Senior European official visits Cuba amid shock over death of political prisoner

Eamon Gilmore in Brussels, in a file image.
Eamon Gilmore in Brussels, in a file image.Yves Logghe (AP)

Eamon Gilmore, the EU Special Representative for Human Rights, arrived in Havana on Thursday, just one day after a wake was held for Luis Barrios, a 37-year-old political prisoner who died this week after being transferred from jail to hospital due to advanced bronchopneumonia.

Gilmore announced his trip on Thursday on his X account, saying he would meet with members of the Cuban government, institutions, and civil society. “I will be discussing a wide range of issues,” he wrote without elaborating further. Between Thursday and Friday, the official will co-chair the EU-Cuba Human Rights Dialogue, as established in 2017 in the EU-Cuba Political Dialogue and Cooperation Agreement. Gilmore’s visit to the island had been announced in May by the High Representative for European Foreign Affairs, Josep Borrell.

Various Cuban organizations have said they expect a gesture from Gilmore. They have urged him to visit hospitals, meet with relatives of prisoners and even go personally to see prisons. The visit comes at a time when Cuba is experiencing a historic migratory exodus that has reached 400,000 people in the last two years, food shortages that have even been acknowledged by the authorities, a health crisis in a country that prides itself on being “a medical powerhouse” and constant complaints of human rights violations.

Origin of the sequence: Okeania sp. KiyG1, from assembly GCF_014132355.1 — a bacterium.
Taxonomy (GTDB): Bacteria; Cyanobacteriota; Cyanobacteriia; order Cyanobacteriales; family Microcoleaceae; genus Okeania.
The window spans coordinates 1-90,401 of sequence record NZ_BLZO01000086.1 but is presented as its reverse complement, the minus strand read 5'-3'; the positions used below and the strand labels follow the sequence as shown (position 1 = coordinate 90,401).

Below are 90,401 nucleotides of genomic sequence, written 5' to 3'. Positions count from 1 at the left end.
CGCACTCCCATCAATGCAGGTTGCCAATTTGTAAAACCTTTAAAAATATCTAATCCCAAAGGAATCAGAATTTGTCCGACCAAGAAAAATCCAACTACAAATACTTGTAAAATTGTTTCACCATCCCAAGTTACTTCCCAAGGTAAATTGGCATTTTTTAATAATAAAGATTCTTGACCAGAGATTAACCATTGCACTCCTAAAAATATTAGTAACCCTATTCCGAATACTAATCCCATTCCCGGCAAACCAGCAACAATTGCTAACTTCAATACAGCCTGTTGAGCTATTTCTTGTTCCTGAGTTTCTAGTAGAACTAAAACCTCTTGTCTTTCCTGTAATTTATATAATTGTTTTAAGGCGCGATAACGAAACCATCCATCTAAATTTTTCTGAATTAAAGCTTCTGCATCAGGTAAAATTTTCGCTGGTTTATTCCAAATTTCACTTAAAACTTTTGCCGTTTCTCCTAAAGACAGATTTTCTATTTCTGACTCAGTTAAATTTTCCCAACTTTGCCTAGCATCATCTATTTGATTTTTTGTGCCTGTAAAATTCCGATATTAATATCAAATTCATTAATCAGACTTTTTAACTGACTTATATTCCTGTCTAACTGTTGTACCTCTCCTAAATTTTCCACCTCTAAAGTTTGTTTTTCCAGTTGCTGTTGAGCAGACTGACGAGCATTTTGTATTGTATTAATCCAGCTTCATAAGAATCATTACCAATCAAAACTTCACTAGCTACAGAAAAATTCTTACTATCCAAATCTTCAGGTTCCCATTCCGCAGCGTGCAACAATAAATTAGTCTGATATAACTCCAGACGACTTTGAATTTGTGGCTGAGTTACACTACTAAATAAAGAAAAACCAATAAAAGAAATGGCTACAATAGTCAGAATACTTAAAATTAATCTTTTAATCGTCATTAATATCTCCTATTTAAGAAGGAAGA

Investigating Barrios’ death

Gilmore’s visit is also taking place amid shock over the death of Luis Barrios, who was arrested during the massive and unprecedented protests that took place throughout Cuba on July 11, 2021, and sentenced by the Municipal Court of Arroyo Naranjo, in Havana, to nine years behind bars for the alleged crime of public disorder and assault, the same charges that the government has reserved for some of the more than 1,000 people jailed after the demonstrations.